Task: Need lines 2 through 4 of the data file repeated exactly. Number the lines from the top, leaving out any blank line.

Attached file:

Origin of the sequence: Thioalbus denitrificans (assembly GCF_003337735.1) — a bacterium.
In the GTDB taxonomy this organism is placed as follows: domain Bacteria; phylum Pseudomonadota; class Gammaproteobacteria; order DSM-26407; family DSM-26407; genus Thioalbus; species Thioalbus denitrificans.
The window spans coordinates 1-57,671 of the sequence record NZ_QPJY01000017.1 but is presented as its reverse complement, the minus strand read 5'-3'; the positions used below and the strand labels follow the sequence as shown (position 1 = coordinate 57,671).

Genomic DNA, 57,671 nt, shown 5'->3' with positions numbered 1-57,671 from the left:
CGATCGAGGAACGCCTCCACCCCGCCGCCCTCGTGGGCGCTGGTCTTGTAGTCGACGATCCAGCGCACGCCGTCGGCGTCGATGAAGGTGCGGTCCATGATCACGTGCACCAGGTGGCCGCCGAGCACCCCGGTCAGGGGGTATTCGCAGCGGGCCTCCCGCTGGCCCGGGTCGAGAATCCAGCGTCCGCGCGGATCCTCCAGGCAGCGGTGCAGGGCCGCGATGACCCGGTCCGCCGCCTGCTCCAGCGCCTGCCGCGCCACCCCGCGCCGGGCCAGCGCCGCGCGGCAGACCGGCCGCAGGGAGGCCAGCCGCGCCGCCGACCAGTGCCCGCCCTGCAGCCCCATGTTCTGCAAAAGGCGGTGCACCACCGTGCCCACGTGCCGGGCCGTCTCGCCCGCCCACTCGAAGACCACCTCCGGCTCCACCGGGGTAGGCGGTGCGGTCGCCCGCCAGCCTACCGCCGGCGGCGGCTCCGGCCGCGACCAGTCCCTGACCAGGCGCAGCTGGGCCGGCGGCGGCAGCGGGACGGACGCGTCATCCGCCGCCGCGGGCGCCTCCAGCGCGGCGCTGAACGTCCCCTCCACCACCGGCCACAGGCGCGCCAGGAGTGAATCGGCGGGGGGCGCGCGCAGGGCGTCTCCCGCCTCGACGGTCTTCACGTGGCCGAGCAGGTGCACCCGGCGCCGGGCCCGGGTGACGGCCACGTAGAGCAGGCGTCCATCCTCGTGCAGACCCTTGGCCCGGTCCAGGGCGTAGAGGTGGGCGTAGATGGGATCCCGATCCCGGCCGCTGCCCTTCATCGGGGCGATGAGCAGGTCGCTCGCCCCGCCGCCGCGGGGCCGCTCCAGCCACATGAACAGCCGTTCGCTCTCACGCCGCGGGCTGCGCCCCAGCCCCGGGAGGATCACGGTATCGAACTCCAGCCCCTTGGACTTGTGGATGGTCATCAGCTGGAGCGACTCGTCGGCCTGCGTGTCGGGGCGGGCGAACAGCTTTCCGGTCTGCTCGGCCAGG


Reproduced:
In the GTDB taxonomy this organism is placed as follows: domain Bacteria; phylum Pseudomonadota; class Gammaproteobacteria; order DSM-26407; family DSM-26407; genus Thioalbus; species Thioalbus denitrificans.
The window spans coordinates 1-57,671 of the sequence record NZ_QPJY01000017.1 but is presented as its reverse complement, the minus strand read 5'-3'; the positions used below and the strand labels follow the sequence as shown (position 1 = coordinate 57,671).

Genomic DNA, 57,671 nt, shown 5'->3' with positions numbered 1-57,671 from the left: